The goal is to anchor the thought in three ways. You anchor the thought by writing about it. You anchor the thought by considering the images around the idea. You anchor the thought by sharing it with others and seeing how the question you may have or the insight you may have, could be something helpful for someone else, and it makes learning more fun.

Absolutely. Your book is called Take a Shot at Happiness: How to Write, Direct & Produce the Life You Want, which I love because it’s connected to you and your journey, but it’s also, as you said, an accessible concept. It’s being released on October 10, 2023. 

If people want to, they can pre-order the book right now on Amazon. If people want to join the Facebook community, how do they find that?

Go to Take a Shot at Happiness on Facebook, it’s a private group there.

Wherever you are on your journey, this book could be extremely helpful. One of the times in life it could be helpful is if you’re in some sort of transitionary phase. One of the many things that happened through COVID-19 is people had an opportunity to take a break. 

Because we were in a life and death situation for many people, folks ended up reevaluating their lives, asking “What do I want and how do I want my life to go?” 

I know you recently got a great review of your book from somebody who is in a period of transition. Can you talk about that a bit?

Yes, when I was a producer on Survivor, the executive from CBS, who was scheduling the network, his name is Kelly Kahl… He subsequently went on to become the president of entertainment for CBS.

He eventually left CBS, within the last year, a relatively recent time. He was kind enough to read my book. When he wrote to me about it, the endorsement he wrote was: for someone who is in a time of transition like he is, my book presented a clear roadmap for making that transition. I design travel experiences, and I also take people on their trips. I have had several solo trips, so it’s just me and my guests going to Africa on Safari, and we do one-on-one work together. 

Most of the people who come to me, come because they are in a period of transition. They’re not coming to me because of trauma or stress. Those factors can, by extension, be addressed, but they’re coming to me for help in transitions. 

I recently planned a month-long journey solo journey with someone who’s on television, and it’ll be a month-long journey in Africa. One of the things they want to work on is the next chapter. People will come to me, and they’ve been highly successful in their careers. They’ve done stuff, they’re doing stuff, but they’re trying to figure out what is next for them. I help them navigate that transition.

I love that. I also love, I mean, an individually-curated tour for a month in Africa sounds amazing, and not something necessarily accessible to everyone. I love that you’ve also created this book as a portal, as a way for people to have a piece of that experience.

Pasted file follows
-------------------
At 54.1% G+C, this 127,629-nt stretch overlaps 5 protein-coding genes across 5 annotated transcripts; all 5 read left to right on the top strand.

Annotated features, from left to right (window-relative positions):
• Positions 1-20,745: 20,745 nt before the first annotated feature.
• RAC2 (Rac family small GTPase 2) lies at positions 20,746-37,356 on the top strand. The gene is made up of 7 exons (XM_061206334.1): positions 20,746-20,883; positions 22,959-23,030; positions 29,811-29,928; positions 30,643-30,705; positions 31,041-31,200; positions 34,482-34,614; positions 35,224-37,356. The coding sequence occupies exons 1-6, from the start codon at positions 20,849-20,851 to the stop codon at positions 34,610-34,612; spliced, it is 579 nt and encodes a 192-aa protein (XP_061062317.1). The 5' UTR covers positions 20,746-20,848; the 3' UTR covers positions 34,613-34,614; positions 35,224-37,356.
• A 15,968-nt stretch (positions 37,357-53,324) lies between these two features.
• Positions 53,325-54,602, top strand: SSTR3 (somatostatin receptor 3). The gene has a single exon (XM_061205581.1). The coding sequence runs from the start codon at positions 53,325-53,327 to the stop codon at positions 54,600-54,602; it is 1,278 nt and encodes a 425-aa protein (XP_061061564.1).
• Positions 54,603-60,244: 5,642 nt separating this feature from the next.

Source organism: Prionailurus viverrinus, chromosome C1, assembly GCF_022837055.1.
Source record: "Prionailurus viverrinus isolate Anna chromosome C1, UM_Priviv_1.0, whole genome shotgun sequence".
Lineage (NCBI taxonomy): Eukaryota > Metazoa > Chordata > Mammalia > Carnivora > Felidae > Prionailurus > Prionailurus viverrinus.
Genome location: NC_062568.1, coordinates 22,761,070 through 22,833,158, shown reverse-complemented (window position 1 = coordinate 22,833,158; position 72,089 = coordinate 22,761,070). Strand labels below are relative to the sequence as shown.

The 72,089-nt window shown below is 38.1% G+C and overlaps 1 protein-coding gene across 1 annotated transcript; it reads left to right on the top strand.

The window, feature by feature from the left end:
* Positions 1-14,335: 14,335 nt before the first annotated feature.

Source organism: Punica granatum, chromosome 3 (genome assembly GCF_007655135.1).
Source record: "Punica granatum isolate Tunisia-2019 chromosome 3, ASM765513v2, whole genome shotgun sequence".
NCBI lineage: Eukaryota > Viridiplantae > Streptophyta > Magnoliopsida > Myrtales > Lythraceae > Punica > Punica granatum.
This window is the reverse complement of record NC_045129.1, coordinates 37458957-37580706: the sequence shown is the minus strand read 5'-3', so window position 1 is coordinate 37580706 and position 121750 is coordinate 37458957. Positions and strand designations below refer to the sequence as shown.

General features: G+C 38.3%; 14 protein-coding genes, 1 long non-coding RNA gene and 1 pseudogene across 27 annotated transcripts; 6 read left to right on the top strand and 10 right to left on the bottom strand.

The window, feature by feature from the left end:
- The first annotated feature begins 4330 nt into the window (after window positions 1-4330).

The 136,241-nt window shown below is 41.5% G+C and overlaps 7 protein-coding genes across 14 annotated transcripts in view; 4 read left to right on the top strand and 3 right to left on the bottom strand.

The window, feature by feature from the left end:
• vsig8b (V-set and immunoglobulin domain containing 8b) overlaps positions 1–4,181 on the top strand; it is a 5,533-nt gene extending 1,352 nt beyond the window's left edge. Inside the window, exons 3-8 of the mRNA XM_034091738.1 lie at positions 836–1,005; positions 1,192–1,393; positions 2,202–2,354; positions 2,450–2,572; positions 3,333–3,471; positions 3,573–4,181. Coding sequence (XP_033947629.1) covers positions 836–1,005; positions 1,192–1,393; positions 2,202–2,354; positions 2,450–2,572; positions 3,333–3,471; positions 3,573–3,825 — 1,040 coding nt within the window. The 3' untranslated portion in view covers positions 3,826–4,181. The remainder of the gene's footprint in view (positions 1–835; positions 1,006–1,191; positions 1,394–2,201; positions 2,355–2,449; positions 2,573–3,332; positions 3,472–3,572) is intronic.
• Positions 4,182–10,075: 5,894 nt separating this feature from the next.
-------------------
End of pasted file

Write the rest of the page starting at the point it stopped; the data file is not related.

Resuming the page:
When we’re thinking about, “All alright, what do I need in order to rejuvenate? What do I need in order to…” I worked maybe a decade ago with an amazing teacher named Alison Armstrong, who taught the process of, “In order to be blank, I need blank.” 

what I need to be happy

In order to be patient, I need time alone to reflect and center. In order to be creative, I need time with my best friend. In order to be joyful, I need sex. We figured out all these different ways I want to be in the world, the ways I’m called to be in the world, and what the things I need to fill my tank are. 

What fills my patience tank is not going to be the same as what fuels my playful tank. Helping people figure out those things that will be rejuvenating for all the different ways they are called to show up in the world, I think is such a great opportunity. As you think about that construct, what are the things that, for you, are the ways you want to be in the world? What are the things that, for you, fill those tanks?

For me, it starts with choice. It’s a choice I make every day and most moments of the day… Sometimes you’re not making the best choices, so you have to acknowledge that, we’re all human, but it is a choice of how I want to be. When I talk about happiness, it’s not a fleeting state of mind. It’s a way of being in the world. 

When you study happiness and mindfulness as much as I have, it points to choice, awareness, and doing something about it consistently every day. You don’t go to the gym and do a circuit round on the weights once. No, you do it every day. That’s what it is. When you look at well-being, you make it a lifestyle choice. 

The things that fill me are exactly what we’re doing right now, where I can be of service to other people. I have created a life I genuinely love. Am I always upbeat and perky? No, no. I mean, my ethnicity is great. In my culture, we live at the top of our lungs and the end of our nerves.

I say that jokingly, but the thing is, I genuinely believe my book can help people. I believe that it’s accessible and fun. It taps into your creativity. It gives you permission, an allowance to explore, not only your inner self but your inner self by way of creativity. That fills my tank, these choices. It’s taking time to meditate or… I have this Messiah-like quality to walk distances. I’ve walked marathons on every continent for fundraisers. Most days, a short walk for me is three miles. That fills my tank, sleeping fills my tank…